I don't know how many are aware of the India of Inchinnan tyre factory.
While the industrial part, the actual tyre factory itself, has been razed and replace by some new stuff, the original art deco office front has survived, and faces the passing road, so it's not a complete loss.
The old tyre factory was a fascinating place, where I cut my engineering teeth, almost - not as an employee, but one of the few who could keep the old electronics working. I don't think there was anything there that I had ever been taught about, so we were dependent on original manuals etc being found somewhere in the workshop or stores. Read - guess - repair!
While the works were very big, they weren't huge, but even so, it had its own bus stop and shelters just off the road, so once employed a lot of people. When I was there, it was like a ghost ship, and the place seemed to run on its own, with tyres'n'stuff moving around on conveyors, yet one could walk the length of the plant and not meet a soul. Most of the bodies were in the assembly, where they actually made the tyres by hand, adding the various layers of rubber and other material to a former until they built up the finished carcass prior to cooking - vulcanising, inside a pressure cooker called a bomb.
While I managed to collect a few pics of the outside, this was obviously in the days of film, and before UrbEx. It never occurred to me back then to sneak in a camera, and I think I would probably have been given permission if I'd asked - after all, I could have ended production for a while just by sighing and saying "Sorry, can't this one going again".
Although the plant in the pic set found in the link below is a bit larger, it has an uncanny similarity to that of India of Inchinnan in many ways.
The two shared a lack of repair, no maintenance on the buildings in any way, and the same for the grounds, where dead stuff was just abandoned outside, and anything that grew was just left to get on with it.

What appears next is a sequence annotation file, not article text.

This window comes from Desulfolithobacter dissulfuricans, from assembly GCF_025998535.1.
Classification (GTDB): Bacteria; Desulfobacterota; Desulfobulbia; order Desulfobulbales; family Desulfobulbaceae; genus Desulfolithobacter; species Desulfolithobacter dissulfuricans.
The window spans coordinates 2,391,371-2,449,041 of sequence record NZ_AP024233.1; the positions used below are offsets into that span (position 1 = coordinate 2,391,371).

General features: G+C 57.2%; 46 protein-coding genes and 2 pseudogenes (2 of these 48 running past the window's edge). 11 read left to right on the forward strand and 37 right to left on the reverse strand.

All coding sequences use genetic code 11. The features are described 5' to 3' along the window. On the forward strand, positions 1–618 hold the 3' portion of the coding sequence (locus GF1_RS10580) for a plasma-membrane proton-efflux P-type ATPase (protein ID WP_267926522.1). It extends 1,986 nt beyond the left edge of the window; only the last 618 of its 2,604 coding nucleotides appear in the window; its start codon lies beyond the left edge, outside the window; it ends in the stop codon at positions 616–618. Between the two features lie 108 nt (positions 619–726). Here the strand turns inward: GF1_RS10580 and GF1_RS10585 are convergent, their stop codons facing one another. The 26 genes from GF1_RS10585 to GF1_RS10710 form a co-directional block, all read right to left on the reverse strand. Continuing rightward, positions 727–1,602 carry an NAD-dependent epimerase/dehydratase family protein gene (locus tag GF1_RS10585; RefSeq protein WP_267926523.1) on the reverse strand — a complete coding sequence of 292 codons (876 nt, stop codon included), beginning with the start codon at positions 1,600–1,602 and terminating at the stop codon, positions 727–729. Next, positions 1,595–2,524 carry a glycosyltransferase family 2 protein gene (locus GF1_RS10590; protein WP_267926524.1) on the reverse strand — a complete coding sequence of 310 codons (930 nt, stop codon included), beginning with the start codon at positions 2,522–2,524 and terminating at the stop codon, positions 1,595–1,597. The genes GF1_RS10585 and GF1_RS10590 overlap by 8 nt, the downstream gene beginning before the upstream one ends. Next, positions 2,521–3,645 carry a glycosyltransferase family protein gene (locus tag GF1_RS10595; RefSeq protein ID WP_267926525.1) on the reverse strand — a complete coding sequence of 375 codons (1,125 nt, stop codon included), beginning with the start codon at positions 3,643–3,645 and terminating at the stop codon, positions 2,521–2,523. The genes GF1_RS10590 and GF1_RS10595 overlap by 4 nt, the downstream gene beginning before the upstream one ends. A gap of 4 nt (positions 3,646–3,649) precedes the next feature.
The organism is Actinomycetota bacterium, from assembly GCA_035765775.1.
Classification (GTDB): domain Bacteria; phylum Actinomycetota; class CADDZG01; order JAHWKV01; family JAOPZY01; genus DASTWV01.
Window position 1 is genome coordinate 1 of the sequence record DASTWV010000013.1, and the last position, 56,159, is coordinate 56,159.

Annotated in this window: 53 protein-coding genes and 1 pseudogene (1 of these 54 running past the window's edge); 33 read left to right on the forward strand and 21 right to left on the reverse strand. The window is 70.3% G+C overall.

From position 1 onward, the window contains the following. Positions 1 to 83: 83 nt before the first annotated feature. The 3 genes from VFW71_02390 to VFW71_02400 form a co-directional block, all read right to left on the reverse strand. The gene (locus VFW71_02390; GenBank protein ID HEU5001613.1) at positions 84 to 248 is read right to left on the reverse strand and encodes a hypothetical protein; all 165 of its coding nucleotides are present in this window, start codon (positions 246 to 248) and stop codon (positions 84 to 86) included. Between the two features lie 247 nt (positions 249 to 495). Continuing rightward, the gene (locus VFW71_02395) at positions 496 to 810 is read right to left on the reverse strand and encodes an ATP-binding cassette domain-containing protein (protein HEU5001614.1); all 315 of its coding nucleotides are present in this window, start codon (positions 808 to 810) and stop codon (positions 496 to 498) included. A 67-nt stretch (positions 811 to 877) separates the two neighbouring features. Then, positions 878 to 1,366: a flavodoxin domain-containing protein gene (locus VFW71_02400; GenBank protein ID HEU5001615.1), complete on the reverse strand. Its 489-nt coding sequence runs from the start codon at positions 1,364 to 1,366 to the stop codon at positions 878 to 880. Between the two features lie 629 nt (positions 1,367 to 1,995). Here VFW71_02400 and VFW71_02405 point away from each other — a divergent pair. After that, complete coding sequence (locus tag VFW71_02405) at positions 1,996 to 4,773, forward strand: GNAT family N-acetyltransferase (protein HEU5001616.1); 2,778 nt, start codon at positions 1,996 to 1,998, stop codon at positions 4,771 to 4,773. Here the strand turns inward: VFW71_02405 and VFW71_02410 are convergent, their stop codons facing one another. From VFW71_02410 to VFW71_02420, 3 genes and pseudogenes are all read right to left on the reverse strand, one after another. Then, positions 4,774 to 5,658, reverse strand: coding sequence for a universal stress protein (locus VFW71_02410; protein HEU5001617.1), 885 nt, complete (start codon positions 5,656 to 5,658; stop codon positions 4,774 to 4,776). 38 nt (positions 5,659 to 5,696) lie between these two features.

So, it may not be India of Inchinnan, which I sadly can't provide pics of, but when it was there and working, the look and feel was very much like this ZIL plant near Moscow:
It started life as an airship factory and became India Tyres after WWI. There are some good interior and exterior photos (visible to members only) on the Airfields Information Exchange website, which do indeed confirm the resemblance to the Zil factory.
I remember this factory quite well, I used to cycle past it regularly in the late 70s & 80s. It had a tall, brick chimney with India written on it (Eastern Bloc resemblance again) and it had a short test track right beside the A8 which I never saw being used. I think the adjacent sports fields and houses were all part of the plant.
Here is a link to my photo of the Art Deco office building on the geograph web site http://www.geograph.org.uk/photo/467525. It has a restaurant which is open to the public and it uses an airship in the logo. There is also an airship sculpture in the new Riverside park between Braehead and Renfrew which commemorates the airship link with the India site. http://www.geograph.org.uk/photo/1794157
And a classic example of a 'posed' industrial shot.
Your man there in his clean suit, white shirt and spotless bunnet never did a days' work there in reality
This area of the factory is where they measure out the carbon black for the tyres, and this went into the same mix.
The only place that might have stayed remotely clean for a while could have been at receiving, where the bulk material was brought in and measured for batches, which happened before it reached what was call the Banbury, where it actually met the carbon black and was combined before going to the calenders, massive machines that rolled all the material together, mixing and heating them prior to rolling them out as a flat strip, which was then cut to size to be layered into the tyres.